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Rochester Top 100: Cheribundi finds sweet spot with retailers

Rochester Business Journal
October 16, 2015

The increased popularity of cherry juice has begun to bear fruit for cheribundi Inc.

The firm in Geneva, Ontario County, makes tart cherry juices that are sold to individual consumers, professional sports teams and other customers at stores across the country.

The firm is on track this year to hit some $10 million in sales, up from roughly $5 million last year, CEO Steve Pear said.

“It’s a fun brand,” he said.

Pear was named CEO in May 2014. He has more than 20 years in the beverage industry, working in management positions at Odwalla Inc. and its parent company, the Coca Cola Co.

The business entered the retail market around 2010 and has spent the last few years expanding its presence there, Pear said.

Cheribundi is available in stores such as Wegmans Food Markets Inc., Wal-Mart Corp., Costco Wholesale Corp. and Rite Aid Corp.

Selling its products in stores nationwide accounts for the majority of cheribundi’s sales, Pear said. The firm also has online sales and sells to more than 100 professional and collegiate sports teams, including the New York Giants, New York Knicks, New York Mets and New York Rangers.

Cheribundi has been in a rebranding mode recently, which started when a warmer than normal climate affected the tart cherry crop in 2012. It forced cheribundi to import its cherries from countries such as Poland, Pear noted.

The business is poised for growth and expects to be in more retailers in 2016.

While other cherry juices are in the market—many made from concentrate and not fresh-pressed juice—no other companies are focused solely on cherries like cheribundi, company leaders said.

The several varieties of cheribundi include the original juice, a light version and those with added ingredients based on a desired effect. Its Rebuild juice, for example, includes whey protein. There are also types of teas and cherry-fruit combination juices.

Each bottle of cheribundi offers an average of 45 tart cherries and their benefits—without added water or sugar, Pear added.

The company always looks to evolve its current offerings and plans early next year to launch a children’s drink, Cherry Buddy.  

Developed by the company in conjunction with Olga Padilla-Zakour of the New York State Agricultural Experiment Station, the juices have been shown to reduce inflammation and to provide natural melatonin to help people sleep. The benefits have been featured in national publications, including the Wall Street Journal and Forbes magazine.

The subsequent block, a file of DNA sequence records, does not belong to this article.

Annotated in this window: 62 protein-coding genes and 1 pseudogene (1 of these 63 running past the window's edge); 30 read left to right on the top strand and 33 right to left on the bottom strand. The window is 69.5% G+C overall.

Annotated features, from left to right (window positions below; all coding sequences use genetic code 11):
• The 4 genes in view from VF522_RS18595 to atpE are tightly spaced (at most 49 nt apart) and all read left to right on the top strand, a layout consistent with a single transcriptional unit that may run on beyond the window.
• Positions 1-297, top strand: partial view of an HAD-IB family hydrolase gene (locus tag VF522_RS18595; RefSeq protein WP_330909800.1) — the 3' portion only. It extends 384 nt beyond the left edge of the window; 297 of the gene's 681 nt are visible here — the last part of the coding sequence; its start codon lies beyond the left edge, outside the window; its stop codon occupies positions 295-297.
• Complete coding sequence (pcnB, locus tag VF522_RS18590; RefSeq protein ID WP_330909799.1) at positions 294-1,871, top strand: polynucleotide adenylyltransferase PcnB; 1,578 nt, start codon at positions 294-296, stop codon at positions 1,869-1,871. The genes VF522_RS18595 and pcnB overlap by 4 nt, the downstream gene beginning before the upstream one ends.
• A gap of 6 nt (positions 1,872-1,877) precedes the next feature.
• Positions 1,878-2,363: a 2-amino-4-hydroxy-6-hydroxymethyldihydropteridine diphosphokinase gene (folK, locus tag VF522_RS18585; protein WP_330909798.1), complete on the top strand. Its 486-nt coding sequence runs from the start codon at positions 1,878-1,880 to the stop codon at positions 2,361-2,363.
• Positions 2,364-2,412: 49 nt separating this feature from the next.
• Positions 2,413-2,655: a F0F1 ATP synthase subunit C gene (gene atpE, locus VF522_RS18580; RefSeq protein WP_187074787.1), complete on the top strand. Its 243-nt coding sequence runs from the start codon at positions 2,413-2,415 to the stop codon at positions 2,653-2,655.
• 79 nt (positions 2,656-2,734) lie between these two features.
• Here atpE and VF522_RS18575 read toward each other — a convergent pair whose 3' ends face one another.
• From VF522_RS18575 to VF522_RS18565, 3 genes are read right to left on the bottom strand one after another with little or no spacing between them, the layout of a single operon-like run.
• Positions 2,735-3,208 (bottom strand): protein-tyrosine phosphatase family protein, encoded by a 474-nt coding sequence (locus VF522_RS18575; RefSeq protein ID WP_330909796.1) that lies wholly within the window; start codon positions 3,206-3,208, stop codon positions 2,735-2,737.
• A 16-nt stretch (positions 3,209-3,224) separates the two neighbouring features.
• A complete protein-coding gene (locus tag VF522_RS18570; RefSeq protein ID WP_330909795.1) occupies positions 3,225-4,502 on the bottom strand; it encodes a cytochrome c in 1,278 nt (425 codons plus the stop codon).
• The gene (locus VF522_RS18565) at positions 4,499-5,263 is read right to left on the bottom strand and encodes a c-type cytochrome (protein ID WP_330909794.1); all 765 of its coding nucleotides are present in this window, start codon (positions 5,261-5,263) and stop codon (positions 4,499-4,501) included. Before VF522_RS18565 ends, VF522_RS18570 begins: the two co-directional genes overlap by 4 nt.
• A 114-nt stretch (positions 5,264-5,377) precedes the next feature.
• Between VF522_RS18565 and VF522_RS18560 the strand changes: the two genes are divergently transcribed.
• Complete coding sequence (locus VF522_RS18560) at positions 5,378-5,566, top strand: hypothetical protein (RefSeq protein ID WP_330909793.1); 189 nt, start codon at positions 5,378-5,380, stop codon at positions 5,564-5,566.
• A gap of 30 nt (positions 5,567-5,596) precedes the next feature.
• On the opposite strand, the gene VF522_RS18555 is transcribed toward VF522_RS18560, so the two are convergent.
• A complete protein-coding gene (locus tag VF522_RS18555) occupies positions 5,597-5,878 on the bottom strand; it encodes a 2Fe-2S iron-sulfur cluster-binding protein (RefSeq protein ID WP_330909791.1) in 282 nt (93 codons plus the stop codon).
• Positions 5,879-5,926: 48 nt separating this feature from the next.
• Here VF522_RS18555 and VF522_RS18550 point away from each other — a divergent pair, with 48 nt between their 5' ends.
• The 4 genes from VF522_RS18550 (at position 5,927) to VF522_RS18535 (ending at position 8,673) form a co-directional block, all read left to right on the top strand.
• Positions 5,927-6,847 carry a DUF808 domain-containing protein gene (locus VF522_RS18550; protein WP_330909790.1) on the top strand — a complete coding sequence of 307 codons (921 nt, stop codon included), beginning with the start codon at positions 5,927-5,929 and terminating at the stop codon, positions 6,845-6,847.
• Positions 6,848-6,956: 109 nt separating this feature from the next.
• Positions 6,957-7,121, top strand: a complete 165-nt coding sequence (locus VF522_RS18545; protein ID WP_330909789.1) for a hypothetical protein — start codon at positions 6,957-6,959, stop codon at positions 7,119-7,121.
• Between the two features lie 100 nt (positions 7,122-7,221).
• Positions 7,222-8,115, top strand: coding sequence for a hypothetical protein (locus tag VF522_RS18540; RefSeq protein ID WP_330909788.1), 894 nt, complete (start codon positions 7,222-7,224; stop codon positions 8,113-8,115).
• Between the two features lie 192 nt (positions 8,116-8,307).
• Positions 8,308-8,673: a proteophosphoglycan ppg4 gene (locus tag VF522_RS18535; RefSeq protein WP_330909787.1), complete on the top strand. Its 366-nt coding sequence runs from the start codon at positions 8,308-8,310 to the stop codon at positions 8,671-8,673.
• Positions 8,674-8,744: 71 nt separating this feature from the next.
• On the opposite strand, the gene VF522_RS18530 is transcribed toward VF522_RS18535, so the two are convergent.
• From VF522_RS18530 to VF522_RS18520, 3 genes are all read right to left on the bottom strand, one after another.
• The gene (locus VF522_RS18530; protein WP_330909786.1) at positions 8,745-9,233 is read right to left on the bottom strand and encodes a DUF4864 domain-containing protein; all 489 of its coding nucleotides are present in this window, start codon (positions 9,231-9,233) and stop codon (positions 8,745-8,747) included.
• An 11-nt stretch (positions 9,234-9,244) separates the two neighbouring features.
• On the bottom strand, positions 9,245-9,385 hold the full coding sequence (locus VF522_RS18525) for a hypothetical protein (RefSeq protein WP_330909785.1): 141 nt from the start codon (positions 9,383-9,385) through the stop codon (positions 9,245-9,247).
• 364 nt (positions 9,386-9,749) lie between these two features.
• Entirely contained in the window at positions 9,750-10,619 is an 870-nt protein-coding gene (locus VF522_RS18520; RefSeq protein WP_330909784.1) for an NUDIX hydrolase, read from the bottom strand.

The cherry juice is made using a proprietary juicing process at the company’s headquarters at the Cornell Agriculture and Food Technology Park, also called the Technology Farm. The business was the first in the park when it opened in 2006.

The juices are used by a range of people from professional athletes to weekend warriors to the elderly, who suffer from conditions such as gout, Pear said.

Because of the increased demand, space is maxed out in Geneva, Pear said, explaining that the site used to make the juice two to three times a week. Today, there are two shifts running six days a week.

Cheribundi leaders are looking for new space. Pear would like to stay in the Geneva area and there is a possibility of building a stand-alone site at the Tech Park. The firm does not have time to wait for long to broker a deal, he said, noting the business would like to be in a new larger space by mid-2016.

The firm also plans to add employees. Pear expects to add five to 10 workers next year to its current 30 some employees.

Upstate New York is a good location for the company’s production facility, since most of its cherries come from New York farms, he said.

Among its toughest challenges is to increase consumer awareness about the benefits of tart cherries, along with further penetration into the retail market, said Ed Maguire, vice president of operations, who is based in Geneva.

Pear, who is based in Texas but travels regularly to Geneva, said cheribundi will continue to work at getting into more stores. He is scheduled to be interviewed for the CNN show “In America” next month, with an air date in early 2016, to talk about the business.

Because of the demand, its proven benefits and market niche, Pear believes cheribundi will one day be scooped up by a larger food company and added to its portfolio.

“It will be a very attractive brand to somebody over the next couple of years,” he said.

The Rochester Top 100 program is presented by the Rochester Business Alliance Inc. and KPMG LLP. Launched in 1987, it recognizes the fastest-growing private companies in Greater Rochester. The 2015 Rochester Top 100 event will be held Nov. 4. For more information, go to

cheribundi Inc.
Manufacturer of beverages and frozen products that leverage the natural benefits of tart cherry juice
Founded: 2006
Top executive: Steve Pear, CEO
2014 ranking: 34
Employees: 30
Location: Geneva, Ontario County

10/16/15 (c) 2015 Rochester Business Journal. To obtain permission to reprint this article, call 585-546-8303 or email

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